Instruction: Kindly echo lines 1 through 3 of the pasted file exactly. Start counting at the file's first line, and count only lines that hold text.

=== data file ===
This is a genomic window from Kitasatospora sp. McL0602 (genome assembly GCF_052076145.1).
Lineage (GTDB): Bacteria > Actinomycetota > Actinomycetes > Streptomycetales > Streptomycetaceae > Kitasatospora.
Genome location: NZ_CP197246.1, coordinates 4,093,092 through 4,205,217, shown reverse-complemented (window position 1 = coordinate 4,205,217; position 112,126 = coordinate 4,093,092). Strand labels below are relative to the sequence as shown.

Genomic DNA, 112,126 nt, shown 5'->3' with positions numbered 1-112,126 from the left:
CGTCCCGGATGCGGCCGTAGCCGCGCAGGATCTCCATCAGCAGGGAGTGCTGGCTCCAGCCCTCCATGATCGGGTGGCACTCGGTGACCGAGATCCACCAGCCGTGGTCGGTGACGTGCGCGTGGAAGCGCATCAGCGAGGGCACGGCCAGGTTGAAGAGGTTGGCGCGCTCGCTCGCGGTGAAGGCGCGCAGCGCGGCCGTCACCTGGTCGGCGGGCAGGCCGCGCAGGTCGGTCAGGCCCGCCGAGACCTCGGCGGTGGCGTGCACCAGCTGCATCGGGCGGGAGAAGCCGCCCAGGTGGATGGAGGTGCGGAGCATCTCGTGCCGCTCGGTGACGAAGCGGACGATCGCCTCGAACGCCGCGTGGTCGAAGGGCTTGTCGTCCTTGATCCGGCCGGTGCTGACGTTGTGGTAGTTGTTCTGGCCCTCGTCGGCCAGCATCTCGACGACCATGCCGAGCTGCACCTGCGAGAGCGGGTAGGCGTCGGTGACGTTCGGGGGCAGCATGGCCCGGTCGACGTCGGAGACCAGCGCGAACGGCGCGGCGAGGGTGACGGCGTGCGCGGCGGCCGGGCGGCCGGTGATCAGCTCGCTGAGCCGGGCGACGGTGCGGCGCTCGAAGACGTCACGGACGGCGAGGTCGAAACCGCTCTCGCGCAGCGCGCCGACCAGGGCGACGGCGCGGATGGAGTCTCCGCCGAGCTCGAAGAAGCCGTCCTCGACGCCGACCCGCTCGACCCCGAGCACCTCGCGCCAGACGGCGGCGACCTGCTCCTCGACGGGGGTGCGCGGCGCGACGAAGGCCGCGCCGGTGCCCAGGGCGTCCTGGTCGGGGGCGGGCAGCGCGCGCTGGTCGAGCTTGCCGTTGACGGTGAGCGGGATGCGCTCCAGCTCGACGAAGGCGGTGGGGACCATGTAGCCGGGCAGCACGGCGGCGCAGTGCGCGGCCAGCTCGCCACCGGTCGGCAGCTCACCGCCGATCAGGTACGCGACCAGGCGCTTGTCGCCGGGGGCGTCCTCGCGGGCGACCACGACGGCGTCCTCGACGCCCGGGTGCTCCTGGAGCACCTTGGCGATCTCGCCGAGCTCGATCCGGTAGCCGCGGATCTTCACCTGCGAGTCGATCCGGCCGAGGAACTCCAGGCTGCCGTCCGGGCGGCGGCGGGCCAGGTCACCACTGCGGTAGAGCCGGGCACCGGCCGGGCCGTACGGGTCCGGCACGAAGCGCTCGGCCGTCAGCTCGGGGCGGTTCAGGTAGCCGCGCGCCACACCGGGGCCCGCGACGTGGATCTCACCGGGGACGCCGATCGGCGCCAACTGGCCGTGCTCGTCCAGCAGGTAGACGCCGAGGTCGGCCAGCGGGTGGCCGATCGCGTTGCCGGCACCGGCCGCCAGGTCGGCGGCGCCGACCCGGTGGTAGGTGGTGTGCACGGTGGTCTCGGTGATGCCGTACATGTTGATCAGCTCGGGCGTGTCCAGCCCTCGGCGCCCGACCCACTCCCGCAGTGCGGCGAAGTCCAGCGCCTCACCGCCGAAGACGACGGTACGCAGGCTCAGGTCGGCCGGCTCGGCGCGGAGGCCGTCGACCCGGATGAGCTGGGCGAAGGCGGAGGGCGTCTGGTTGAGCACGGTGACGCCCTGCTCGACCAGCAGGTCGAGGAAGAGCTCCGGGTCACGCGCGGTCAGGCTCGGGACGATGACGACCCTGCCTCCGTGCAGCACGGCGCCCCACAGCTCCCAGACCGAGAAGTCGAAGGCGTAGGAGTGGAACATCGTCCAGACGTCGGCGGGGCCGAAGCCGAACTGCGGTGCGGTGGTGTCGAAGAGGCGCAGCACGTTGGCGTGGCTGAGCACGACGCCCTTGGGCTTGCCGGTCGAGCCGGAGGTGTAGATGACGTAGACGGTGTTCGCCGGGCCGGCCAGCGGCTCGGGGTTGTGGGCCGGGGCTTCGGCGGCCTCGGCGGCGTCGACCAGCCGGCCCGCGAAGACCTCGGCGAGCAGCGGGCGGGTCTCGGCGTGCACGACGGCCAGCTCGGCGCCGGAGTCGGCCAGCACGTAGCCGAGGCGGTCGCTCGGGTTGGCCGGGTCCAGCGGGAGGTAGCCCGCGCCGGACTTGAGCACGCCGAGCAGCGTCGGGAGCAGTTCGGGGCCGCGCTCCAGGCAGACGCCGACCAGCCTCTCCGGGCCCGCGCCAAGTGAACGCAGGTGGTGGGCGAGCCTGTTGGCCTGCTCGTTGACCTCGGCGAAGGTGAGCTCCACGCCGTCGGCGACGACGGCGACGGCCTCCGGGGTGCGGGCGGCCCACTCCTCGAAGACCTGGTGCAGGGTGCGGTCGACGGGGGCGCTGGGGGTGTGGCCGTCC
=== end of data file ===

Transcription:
This is a genomic window from Kitasatospora sp. McL0602 (genome assembly GCF_052076145.1).
Lineage (GTDB): Bacteria > Actinomycetota > Actinomycetes > Streptomycetales > Streptomycetaceae > Kitasatospora.
Genome location: NZ_CP197246.1, coordinates 4,093,092 through 4,205,217, shown reverse-complemented (window position 1 = coordinate 4,205,217; position 112,126 = coordinate 4,093,092). Strand labels below are relative to the sequence as shown.